[CULTURAL DIMENSIONS]Referendums and democracy

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[CULTURAL DIMENSIONS]Referendums and democracy

The release of a list of candidates for a new administrative capital has galvanized the public. Calls for a national referendum are becoming louder as opposition to the idea spreads. What was once written off as a mindless campaign promise now seems inevitable. The plans themselves are mired in confusion because few people know what an administrative capital is.
The distinction between “capital” and “administrative capital” is critical to framing the debate. Moving the capital implies the complete move of the national government out of Seoul. In this case, all branches of government and foreign embassies would move to the new capital. The size of such a move makes them rare in modern history.
Among major nations, the most recent example of a change in capitals is the move from Bonn to Berlin in the late 1990s. Berlin became the capital of a reunified Germany in 1990, but the new parliament did not meet in the remodeled Reichstag Building until April 1999. The embassies of 151 countries and many news organizations also moved to Berlin in the following years.
Moving the administrative capital implies that the ministries, which are under control of the executive branch, and perhaps the judicial branch would move out of Seoul. The president and the National Assembly would remain in Seoul, the official capital. Foreign embassies, of course, would remain in Seoul. There are few examples of this arrangement in the world. Malaysia recently chose Putrajaya, a new city 25 kilometers south of Kuala Lumpur, as the administrative capital. The new city contains federal government ministries and the prime minister’s residence. The legislature and the king, who serves as head of state, remain in Kuala Lumpur.
The reason for moving the capital of Germany from Bonn to Berlin was symbolism. Nothing else could have justified the expense. Amid the challenges of reunification, the Germans needed a symbol of unity and there was no better symbol than Berlin, the old capital that bore the brunt of the division during the Cold War. The idea of using the move to stimulate the economy of Berlin and the surrounding area that had once been East Germany was a consideration, but that alone would not have justified the move.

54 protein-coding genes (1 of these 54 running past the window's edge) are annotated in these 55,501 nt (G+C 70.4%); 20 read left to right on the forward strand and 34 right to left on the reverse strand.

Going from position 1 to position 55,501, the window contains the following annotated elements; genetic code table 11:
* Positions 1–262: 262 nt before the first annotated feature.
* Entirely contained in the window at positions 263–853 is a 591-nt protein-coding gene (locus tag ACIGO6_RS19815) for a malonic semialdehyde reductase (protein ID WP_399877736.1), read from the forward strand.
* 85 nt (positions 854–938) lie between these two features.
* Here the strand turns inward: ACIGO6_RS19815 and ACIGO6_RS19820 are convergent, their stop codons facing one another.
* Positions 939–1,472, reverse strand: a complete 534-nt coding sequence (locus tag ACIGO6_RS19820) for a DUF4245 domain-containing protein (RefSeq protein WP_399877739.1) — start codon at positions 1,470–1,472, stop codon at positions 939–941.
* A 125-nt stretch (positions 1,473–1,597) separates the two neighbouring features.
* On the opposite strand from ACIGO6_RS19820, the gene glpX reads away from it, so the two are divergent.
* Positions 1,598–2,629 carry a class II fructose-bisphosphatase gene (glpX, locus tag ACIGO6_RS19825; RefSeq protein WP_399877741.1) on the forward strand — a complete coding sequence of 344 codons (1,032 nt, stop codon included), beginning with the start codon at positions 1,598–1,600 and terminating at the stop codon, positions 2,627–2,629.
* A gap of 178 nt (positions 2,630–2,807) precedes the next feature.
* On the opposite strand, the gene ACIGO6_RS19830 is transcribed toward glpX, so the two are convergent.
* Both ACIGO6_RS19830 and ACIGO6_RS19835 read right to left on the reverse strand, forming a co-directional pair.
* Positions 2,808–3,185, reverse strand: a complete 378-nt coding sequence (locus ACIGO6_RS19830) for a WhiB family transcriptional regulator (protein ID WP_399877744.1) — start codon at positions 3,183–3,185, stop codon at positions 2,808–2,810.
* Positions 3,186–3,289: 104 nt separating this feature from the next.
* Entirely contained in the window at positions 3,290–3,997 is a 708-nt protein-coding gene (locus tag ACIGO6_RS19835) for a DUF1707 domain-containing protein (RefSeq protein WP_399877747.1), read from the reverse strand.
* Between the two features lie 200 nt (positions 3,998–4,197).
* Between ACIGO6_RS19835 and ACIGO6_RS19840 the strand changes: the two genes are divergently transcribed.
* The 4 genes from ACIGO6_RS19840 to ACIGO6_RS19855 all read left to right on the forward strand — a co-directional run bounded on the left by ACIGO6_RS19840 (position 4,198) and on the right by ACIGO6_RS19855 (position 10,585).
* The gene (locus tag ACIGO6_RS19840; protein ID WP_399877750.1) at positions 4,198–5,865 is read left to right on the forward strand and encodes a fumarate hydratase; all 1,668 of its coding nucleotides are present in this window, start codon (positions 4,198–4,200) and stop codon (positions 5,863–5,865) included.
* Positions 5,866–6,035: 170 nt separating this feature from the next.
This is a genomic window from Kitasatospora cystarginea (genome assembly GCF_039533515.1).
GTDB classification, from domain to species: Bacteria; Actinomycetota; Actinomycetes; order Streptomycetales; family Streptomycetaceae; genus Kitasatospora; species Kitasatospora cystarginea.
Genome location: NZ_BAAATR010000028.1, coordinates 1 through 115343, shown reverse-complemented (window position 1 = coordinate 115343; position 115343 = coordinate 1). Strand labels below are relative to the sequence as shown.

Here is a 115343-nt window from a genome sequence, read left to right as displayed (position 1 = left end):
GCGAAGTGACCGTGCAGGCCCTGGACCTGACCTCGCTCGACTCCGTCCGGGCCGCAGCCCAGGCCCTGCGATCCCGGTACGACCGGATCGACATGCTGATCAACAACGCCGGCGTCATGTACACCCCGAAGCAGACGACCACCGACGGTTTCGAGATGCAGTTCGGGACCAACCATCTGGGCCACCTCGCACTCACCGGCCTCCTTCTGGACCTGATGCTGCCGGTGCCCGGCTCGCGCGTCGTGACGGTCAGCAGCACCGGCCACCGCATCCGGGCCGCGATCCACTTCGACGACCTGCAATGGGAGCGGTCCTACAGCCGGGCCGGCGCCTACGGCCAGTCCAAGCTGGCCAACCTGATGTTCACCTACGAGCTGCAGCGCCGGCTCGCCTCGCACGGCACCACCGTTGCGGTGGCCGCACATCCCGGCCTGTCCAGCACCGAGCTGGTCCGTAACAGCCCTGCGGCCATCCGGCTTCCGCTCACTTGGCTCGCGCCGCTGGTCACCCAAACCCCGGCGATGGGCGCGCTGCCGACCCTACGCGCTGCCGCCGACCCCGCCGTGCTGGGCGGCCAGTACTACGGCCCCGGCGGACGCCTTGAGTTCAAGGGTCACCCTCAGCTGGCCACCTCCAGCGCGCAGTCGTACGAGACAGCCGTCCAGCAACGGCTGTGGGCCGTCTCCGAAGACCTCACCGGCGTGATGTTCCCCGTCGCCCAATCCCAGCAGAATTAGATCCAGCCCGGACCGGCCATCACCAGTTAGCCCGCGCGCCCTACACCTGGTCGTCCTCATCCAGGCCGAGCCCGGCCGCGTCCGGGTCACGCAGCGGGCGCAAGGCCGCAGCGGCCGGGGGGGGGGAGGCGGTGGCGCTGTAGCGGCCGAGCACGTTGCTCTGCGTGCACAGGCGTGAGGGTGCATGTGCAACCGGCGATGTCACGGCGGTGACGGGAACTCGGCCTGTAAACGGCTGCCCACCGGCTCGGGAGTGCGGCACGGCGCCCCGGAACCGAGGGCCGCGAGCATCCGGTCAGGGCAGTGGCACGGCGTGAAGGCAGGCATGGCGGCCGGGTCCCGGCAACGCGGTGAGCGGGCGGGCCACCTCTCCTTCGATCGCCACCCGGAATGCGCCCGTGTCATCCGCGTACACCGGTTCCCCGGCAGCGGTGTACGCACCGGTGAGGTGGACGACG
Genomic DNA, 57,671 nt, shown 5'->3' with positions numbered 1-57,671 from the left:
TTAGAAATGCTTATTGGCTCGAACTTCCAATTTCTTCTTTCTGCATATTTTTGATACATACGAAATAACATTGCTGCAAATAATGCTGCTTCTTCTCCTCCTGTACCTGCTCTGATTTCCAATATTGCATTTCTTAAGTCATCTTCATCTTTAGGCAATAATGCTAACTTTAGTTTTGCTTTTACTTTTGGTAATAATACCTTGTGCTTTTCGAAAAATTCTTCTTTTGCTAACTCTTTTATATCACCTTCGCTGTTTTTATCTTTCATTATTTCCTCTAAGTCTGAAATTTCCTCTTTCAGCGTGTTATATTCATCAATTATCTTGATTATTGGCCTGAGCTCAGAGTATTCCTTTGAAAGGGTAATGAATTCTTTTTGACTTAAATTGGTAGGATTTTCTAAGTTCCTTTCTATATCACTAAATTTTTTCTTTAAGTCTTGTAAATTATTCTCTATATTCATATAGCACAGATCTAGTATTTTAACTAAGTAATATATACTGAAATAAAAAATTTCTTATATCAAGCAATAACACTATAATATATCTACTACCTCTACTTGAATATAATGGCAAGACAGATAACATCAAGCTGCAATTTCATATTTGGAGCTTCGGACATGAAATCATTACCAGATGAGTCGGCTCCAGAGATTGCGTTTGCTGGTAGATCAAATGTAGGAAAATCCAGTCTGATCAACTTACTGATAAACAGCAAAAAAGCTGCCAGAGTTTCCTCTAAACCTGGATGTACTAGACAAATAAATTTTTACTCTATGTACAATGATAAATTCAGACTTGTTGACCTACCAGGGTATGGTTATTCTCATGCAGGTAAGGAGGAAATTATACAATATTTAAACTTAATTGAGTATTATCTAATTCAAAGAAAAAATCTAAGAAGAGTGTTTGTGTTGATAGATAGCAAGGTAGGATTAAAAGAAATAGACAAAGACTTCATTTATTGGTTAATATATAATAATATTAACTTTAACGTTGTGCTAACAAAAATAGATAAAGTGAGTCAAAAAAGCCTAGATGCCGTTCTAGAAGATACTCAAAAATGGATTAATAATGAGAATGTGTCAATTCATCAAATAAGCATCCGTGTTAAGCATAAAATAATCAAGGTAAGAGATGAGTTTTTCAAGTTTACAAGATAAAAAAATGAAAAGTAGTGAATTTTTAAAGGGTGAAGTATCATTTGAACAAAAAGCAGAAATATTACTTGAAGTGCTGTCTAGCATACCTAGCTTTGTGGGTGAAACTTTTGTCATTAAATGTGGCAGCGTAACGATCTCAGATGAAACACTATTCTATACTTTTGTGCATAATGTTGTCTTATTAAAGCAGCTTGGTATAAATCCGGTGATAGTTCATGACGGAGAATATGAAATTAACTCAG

Putrajaya comes closest to the idea of an administrative capital, but, at 25 kilometers south of Kuala Lumpur, its location has nothing to do with balanced regional development. Instead, it is part of a new development, the Multimedia Super Corridor around Kuala Lumpur, which includes the Petronas Twin Towers, the world’s tallest buildings from 1996 to 2003.
The most original arrangement of capitals has to be South Africa, where the executive, legislative, and judicial branches of government are divided among three cities in different regions of the country.
So what should Korea do? Define the topic of discussion. If the idea is to move the official capital a la Berlin, then a strong national consensus verified in a national referendum is in order. If the idea is to move administrative functions from Seoul a la Putrajaya, then agreement between the president and the National Assembly is sufficient.
The distinction is important because it defines those issues that require a verified national consensus and those that elected representatives can deal with. Matters concerning the structure of the state, such as constitutional change and the location of the official capital, require a verified national consensus. The nation’s elected representatives should sort out other matters through vigorous yet organized debate.
Events over the past few years clearly show that Koreans want a say in what their government does and that they have little faith in the National Assembly to represent their views. Over the last two years, candlelight and other demonstrations have tried to mobilize public opinion on issues as diverse as relations with the United States, the impeachment of President Roh, the dispatch of troops to Iraq and the structure of the national pension system.
All of these issues are important, but national referendums cannot solve them all. Among them, only the impeachment of President Roh could not be solved by elected representatives, suggesting that it, like other matters dealing with the structure of the state, should have been solved through a national referendum.
But who should decide what is worthy of a national referendum? A system in which the people have the right to gather signatures to petition the National Assembly to hold a vote on a proposed referendum encourages participation in democracy. At the same time, it gives elected representatives the power to decide which are worthy of a national referendum.

* The writer is an associate professor at Kyoto University in Japan.

by Robert J. Fouser
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